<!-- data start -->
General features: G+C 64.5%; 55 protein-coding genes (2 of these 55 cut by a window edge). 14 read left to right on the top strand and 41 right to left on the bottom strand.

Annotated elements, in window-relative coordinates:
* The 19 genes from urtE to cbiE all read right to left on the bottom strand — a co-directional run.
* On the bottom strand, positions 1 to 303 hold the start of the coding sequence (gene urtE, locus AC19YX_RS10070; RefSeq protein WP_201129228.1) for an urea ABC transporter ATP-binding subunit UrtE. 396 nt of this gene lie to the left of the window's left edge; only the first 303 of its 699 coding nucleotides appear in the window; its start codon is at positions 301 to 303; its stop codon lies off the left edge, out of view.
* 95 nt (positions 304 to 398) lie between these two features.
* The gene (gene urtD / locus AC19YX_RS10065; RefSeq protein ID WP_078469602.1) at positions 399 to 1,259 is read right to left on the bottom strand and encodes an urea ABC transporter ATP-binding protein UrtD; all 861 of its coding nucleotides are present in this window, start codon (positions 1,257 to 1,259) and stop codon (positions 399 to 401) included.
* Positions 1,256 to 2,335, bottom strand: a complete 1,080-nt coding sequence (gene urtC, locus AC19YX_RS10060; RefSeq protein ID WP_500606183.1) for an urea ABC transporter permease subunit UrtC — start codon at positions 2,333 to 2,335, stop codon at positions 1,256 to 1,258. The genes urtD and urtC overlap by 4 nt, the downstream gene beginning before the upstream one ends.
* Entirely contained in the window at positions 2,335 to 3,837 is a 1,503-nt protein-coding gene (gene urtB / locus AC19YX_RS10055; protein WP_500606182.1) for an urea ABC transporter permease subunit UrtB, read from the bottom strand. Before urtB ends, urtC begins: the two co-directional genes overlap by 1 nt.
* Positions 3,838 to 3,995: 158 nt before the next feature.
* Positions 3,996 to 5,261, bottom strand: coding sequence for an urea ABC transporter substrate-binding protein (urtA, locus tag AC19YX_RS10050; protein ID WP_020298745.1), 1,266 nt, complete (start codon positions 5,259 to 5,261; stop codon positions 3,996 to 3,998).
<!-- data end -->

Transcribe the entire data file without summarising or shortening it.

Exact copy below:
General features: G+C 64.5%; 55 protein-coding genes (2 of these 55 cut by a window edge). 14 read left to right on the top strand and 41 right to left on the bottom strand.

Annotated elements, in window-relative coordinates:
* The 19 genes from urtE to cbiE all read right to left on the bottom strand — a co-directional run.
* On the bottom strand, positions 1 to 303 hold the start of the coding sequence (gene urtE, locus AC19YX_RS10070; RefSeq protein WP_201129228.1) for an urea ABC transporter ATP-binding subunit UrtE. 396 nt of this gene lie to the left of the window's left edge; only the first 303 of its 699 coding nucleotides appear in the window; its start codon is at positions 301 to 303; its stop codon lies off the left edge, out of view.
* 95 nt (positions 304 to 398) lie between these two features.
* The gene (gene urtD / locus AC19YX_RS10065; RefSeq protein ID WP_078469602.1) at positions 399 to 1,259 is read right to left on the bottom strand and encodes an urea ABC transporter ATP-binding protein UrtD; all 861 of its coding nucleotides are present in this window, start codon (positions 1,257 to 1,259) and stop codon (positions 399 to 401) included.
* Positions 1,256 to 2,335, bottom strand: a complete 1,080-nt coding sequence (gene urtC, locus AC19YX_RS10060; RefSeq protein ID WP_500606183.1) for an urea ABC transporter permease subunit UrtC — start codon at positions 2,333 to 2,335, stop codon at positions 1,256 to 1,258. The genes urtD and urtC overlap by 4 nt, the downstream gene beginning before the upstream one ends.
* Entirely contained in the window at positions 2,335 to 3,837 is a 1,503-nt protein-coding gene (gene urtB / locus AC19YX_RS10055; protein WP_500606182.1) for an urea ABC transporter permease subunit UrtB, read from the bottom strand. Before urtB ends, urtC begins: the two co-directional genes overlap by 1 nt.
* Positions 3,838 to 3,995: 158 nt before the next feature.
* Positions 3,996 to 5,261, bottom strand: coding sequence for an urea ABC transporter substrate-binding protein (urtA, locus tag AC19YX_RS10050; protein ID WP_020298745.1), 1,266 nt, complete (start codon positions 5,259 to 5,261; stop codon positions 3,996 to 3,998).